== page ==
Principal Gene Vagina paves the way and becomes the Pope, pledging himself lớn the “new god,” the heads in the sky that “control the fucking weather!”


At every new beat in the A-Plot, the ignorant masses in the B-Plot incorrectly attribute their worship or lachồng thereof to what’s behind cosmic events. Criticizing organized religion by portraying average people as hopelessly ignorant feels lượt thích yet another cheap, lazy shot at social commentary here, with the other in this episode being a generic satire of reality TV.

On both accounts, there are no layers of intelligent nuance or subversive context to lớn provoke more compelling thought. There are no great jokes or cool gadgets. There are just stupid people worshipping false idols, which themselves are equally as stupid talking heads — và then Riông xã inexplicably drops snakes out of his pants.

Xem thêm: Sự Khác Biệt Giữa Chiral Là Gì, Chiral Là Gì

Where is the symbolism and subtlety? Riông chồng and Morty’s strongest stories are always ridiculous và often offensive, but they tell stories in innovative sầu, smart ways. This is not Richồng and Morty at its best. This is Riông xã and Morty trolling you with its worst, daring you to lớn still love it.

If there’s a compelling analysis khổng lồ be found, it’s that the Cromulons are literal talking heads, demanding và consuming bl& entertainment with a monotonous voice, carelessly blasting entire planets inlớn oblivion when displeased. If we’re meant khổng lồ see this as a bình luận on truyền thông consumers or even critics, the episode doesn’t vì enough lớn get us there.

Scant pieces of dialogue throughout this episode are lightly funny, but lượt thích many early episodes, Summer & her parents just feel lượt thích puppets that hardly matter. They’re painfully oversimplified and the butt-end of the show’s jokes, which plagues the show’s worst episodes, including “Raising Gazorpazorp.”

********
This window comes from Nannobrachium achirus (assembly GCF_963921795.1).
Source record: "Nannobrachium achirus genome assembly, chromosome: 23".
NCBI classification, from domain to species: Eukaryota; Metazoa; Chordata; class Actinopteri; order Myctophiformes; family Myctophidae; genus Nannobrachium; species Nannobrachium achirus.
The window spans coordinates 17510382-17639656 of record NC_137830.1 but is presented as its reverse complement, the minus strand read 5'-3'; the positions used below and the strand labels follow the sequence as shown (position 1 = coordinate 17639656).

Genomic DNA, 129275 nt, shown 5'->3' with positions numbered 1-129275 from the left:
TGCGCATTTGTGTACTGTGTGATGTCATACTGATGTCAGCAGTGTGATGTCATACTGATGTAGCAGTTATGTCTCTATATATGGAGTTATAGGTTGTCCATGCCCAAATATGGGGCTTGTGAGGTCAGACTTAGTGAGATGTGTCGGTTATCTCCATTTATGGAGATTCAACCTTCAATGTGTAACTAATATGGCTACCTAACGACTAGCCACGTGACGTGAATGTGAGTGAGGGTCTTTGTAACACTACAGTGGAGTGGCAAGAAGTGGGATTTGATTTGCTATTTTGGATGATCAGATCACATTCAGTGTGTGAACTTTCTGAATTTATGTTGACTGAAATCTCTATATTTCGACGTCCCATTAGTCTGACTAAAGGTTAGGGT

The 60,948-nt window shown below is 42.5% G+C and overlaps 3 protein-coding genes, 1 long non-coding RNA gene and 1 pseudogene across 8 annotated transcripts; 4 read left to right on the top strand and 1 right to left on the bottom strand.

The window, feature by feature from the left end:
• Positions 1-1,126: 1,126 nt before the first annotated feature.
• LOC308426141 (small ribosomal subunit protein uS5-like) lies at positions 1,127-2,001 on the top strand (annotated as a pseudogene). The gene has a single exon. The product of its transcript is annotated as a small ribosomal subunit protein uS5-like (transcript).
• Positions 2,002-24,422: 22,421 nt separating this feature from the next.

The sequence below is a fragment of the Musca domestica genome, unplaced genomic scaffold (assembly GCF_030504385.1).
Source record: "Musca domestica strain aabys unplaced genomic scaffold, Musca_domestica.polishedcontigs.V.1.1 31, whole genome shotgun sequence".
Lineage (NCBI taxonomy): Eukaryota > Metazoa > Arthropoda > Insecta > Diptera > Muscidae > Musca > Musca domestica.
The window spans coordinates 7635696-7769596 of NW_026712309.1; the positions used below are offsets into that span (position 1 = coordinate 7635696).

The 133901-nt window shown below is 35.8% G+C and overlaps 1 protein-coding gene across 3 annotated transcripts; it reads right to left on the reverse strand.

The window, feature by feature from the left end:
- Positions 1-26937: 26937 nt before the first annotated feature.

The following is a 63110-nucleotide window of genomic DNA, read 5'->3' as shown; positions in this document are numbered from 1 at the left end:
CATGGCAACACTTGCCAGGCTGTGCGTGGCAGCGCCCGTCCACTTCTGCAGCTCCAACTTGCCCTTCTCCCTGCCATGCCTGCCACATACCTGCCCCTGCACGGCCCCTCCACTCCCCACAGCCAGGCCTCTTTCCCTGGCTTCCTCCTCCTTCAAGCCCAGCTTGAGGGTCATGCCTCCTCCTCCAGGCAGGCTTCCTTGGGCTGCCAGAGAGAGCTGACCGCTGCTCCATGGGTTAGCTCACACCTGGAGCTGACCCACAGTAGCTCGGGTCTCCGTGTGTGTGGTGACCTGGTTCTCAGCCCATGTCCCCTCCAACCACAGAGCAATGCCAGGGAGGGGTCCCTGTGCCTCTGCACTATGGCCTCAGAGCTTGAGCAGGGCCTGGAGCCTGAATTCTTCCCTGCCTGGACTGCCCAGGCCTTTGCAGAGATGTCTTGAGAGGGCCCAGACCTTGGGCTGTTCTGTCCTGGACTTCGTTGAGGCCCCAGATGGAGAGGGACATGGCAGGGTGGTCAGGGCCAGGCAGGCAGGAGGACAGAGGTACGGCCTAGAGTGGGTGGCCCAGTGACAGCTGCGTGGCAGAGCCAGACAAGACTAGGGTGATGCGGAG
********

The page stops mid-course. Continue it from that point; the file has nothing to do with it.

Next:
One of the episode’s few strengths comes from the debut of Keith David’s President of the United States, an ally that inexplicably became a villain in the Season 3 finale và sort of ruined the character. But here, he’s a delight as one of the show’s all-time best guest stars.

Another highlight is a subplot revealing that Ice-T in this universe is actually an ageless wandering alien that’s literally made out of ice. Over time, this episode transforms a decent visual pun into a multilayered, evolving joke that effectively dramatizes how ridiculous it is that anytoàn thân calls themselves “Ice-T.” Here, the Ice-T parody is done with love sầu. (Dan Harmon is a big Ice-T người, and Harmon’s parody impression of Ice-T is funny enough to lớn warrant its own follow-up episode.)

Eventually, it’s Ice-T who nearly sacrifices himself to lớn save sầu Earth from being destroyed. The Cromulon’s giant laser beam get deflected by a giant talking ice cube wearing a gun necklace.

Taking a bad pun và transforming it inkhổng lồ both the episode’s objective sầu correlative sầu and its deus ex machina is funny, but taking cheap, juvenile shots at criticizing religion và reality TV are not. We’ve all seen Riông chồng và Morty bởi so much better, like in this episode’s post-credits scene that takes the whole “Ice-T” alien letter pun joke lớn new heights:

Ultimately, the episode itself serves as a great way to lớn underst& how Riông chồng and Morty gets made: several people sit around, spitballing silly ideas (some of them totally dumb), and sometimes, the bad ideas get made. Statistically, in an infinite universe of infinite variation, plenty of Richồng & Morty episodes should be bad, right?

There’s nowhere to go but up from here.’s new Rick & Morty Retrospective sầu series takes a critical look baông chồng at every episode ever working backward from the worst episodes khổng lồ the best. Join us as we search for finite meaning in an inherently meaningless infinite universe.